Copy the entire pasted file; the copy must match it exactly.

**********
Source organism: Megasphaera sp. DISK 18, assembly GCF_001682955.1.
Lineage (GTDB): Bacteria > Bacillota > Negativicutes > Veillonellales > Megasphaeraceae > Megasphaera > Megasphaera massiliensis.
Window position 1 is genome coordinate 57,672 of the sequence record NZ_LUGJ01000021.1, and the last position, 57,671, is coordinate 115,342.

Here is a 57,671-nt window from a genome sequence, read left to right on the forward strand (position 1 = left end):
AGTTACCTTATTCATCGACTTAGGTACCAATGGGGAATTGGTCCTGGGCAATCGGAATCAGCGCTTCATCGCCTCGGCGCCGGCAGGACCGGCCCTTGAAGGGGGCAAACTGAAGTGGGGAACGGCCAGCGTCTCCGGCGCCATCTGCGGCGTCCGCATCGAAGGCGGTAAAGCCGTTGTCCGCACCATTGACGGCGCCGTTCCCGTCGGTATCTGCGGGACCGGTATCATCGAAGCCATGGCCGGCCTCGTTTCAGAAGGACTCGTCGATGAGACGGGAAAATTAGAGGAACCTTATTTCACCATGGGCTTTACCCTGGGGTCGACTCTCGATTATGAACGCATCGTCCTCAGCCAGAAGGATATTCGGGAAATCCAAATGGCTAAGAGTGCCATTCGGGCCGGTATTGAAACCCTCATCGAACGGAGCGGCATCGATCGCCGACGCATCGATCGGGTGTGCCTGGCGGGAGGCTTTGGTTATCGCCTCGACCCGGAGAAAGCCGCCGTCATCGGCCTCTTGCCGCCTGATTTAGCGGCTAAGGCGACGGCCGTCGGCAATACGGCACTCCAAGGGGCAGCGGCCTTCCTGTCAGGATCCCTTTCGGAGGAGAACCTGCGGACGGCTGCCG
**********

Source organism: Megasphaera sp. DISK 18, assembly GCF_001682955.1.
Lineage (GTDB): Bacteria > Bacillota > Negativicutes > Veillonellales > Megasphaeraceae > Megasphaera > Megasphaera massiliensis.
Window position 1 is genome coordinate 57,672 of the sequence record NZ_LUGJ01000021.1, and the last position, 57,671, is coordinate 115,342.

Here is a 57,671-nt window from a genome sequence, read left to right on the forward strand (position 1 = left end):
AGTTACCTTATTCATCGACTTAGGTACCAATGGGGAATTGGTCCTGGGCAATCGGAATCAGCGCTTCATCGCCTCGGCGCCGGCAGGACCGGCCCTTGAAGGGGGCAAACTGAAGTGGGGAACGGCCAGCGTCTCCGGCGCCATCTGCGGCGTCCGCATCGAAGGCGGTAAAGCCGTTGTCCGCACCATTGACGGCGCCGTTCCCGTCGGTATCTGCGGGACCGGTATCATCGAAGCCATGGCCGGCCTCGTTTCAGAAGGACTCGTCGATGAGACGGGAAAATTAGAGGAACCTTATTTCACCATGGGCTTTACCCTGGGGTCGACTCTCGATTATGAACGCATCGTCCTCAGCCAGAAGGATATTCGGGAAATCCAAATGGCTAAGAGTGCCATTCGGGCCGGTATTGAAACCCTCATCGAACGGAGCGGCATCGATCGCCGACGCATCGATCGGGTGTGCCTGGCGGGAGGCTTTGGTTATCGCCTCGACCCGGAGAAAGCCGCCGTCATCGGCCTCTTGCCGCCTGATTTAGCGGCTAAGGCGACGGCCGTCGGCAATACGGCACTCCAAGGGGCAGCGGCCTTCCTGTCAGGATCCCTTTCGGAGGAGAACCTGCGGACGGCTGCCG